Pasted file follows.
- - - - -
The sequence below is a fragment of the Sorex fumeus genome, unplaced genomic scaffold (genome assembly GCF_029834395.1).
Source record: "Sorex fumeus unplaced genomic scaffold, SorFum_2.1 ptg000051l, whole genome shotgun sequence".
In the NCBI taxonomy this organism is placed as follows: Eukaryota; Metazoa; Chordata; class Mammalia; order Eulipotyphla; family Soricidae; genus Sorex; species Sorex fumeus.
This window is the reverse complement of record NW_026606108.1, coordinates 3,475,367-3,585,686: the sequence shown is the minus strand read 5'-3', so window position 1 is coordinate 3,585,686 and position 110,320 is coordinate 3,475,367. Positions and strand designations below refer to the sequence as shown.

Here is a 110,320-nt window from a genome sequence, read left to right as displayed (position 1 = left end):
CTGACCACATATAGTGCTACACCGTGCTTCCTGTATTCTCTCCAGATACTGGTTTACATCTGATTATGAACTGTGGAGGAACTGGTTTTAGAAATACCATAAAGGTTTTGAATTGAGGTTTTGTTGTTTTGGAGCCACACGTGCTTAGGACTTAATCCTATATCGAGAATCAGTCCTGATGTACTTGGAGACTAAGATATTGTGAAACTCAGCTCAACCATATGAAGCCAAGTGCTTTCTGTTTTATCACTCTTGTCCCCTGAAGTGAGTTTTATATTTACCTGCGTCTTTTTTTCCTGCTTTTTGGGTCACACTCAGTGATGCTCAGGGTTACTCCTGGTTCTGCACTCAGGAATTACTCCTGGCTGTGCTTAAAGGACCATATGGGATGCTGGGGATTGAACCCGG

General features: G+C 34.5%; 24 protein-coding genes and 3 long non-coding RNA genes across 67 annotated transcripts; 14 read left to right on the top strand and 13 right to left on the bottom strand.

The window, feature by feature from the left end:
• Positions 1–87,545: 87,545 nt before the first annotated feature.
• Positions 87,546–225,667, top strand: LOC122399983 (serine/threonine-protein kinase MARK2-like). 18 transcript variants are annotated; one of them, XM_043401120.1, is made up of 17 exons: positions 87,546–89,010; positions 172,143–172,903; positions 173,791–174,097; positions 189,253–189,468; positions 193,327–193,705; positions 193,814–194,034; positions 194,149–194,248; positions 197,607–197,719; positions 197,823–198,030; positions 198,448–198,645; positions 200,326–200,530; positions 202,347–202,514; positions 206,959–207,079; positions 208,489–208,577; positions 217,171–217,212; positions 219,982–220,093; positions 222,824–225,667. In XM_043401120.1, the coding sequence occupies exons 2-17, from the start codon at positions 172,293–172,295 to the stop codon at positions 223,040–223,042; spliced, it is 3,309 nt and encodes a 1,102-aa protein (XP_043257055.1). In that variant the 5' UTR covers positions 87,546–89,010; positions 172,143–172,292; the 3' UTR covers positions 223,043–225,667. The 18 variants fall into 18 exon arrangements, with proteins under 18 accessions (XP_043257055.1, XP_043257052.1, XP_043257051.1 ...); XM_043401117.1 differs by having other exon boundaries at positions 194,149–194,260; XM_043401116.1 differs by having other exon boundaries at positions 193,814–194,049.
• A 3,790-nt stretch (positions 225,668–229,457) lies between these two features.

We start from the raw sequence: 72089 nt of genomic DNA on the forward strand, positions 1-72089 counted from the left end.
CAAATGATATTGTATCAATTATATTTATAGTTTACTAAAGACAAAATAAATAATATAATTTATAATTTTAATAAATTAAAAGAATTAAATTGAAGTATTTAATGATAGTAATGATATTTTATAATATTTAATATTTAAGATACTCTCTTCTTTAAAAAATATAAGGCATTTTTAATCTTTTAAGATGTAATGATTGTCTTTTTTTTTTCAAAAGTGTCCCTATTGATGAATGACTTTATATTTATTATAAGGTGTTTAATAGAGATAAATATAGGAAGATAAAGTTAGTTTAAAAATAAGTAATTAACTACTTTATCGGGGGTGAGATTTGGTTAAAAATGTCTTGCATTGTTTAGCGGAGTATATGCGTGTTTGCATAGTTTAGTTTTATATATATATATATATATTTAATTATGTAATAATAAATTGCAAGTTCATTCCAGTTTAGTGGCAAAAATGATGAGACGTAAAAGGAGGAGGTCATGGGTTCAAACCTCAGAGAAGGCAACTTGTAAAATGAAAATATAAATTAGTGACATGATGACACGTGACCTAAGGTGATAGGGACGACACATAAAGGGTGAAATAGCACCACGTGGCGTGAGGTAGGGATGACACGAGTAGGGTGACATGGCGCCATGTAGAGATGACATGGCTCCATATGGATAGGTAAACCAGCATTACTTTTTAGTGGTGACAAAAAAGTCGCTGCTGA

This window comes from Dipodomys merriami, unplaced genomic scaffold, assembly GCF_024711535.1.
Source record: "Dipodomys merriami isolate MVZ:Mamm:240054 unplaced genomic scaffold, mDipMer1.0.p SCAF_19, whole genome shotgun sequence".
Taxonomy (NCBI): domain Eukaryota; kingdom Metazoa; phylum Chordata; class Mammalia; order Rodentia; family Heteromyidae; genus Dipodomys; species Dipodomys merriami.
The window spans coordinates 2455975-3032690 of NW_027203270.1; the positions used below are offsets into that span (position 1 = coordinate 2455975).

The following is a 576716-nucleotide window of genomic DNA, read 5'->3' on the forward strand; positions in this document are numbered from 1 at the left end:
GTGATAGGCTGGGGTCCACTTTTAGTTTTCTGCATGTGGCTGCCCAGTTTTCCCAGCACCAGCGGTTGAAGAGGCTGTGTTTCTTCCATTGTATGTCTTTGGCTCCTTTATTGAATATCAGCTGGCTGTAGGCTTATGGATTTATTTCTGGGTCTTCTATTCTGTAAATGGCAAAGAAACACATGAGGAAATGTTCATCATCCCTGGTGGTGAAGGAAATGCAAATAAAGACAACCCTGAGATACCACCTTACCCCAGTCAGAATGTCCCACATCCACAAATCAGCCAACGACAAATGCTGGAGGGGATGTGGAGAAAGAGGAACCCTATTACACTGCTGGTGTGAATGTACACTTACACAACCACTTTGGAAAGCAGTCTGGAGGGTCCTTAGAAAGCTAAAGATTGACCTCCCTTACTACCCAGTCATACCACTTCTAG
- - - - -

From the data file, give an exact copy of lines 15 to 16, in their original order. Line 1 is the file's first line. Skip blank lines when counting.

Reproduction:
Source record: "Dipodomys merriami isolate MVZ:Mamm:240054 unplaced genomic scaffold, mDipMer1.0.p SCAF_19, whole genome shotgun sequence".
Taxonomy (NCBI): domain Eukaryota; kingdom Metazoa; phylum Chordata; class Mammalia; order Rodentia; family Heteromyidae; genus Dipodomys; species Dipodomys merriami.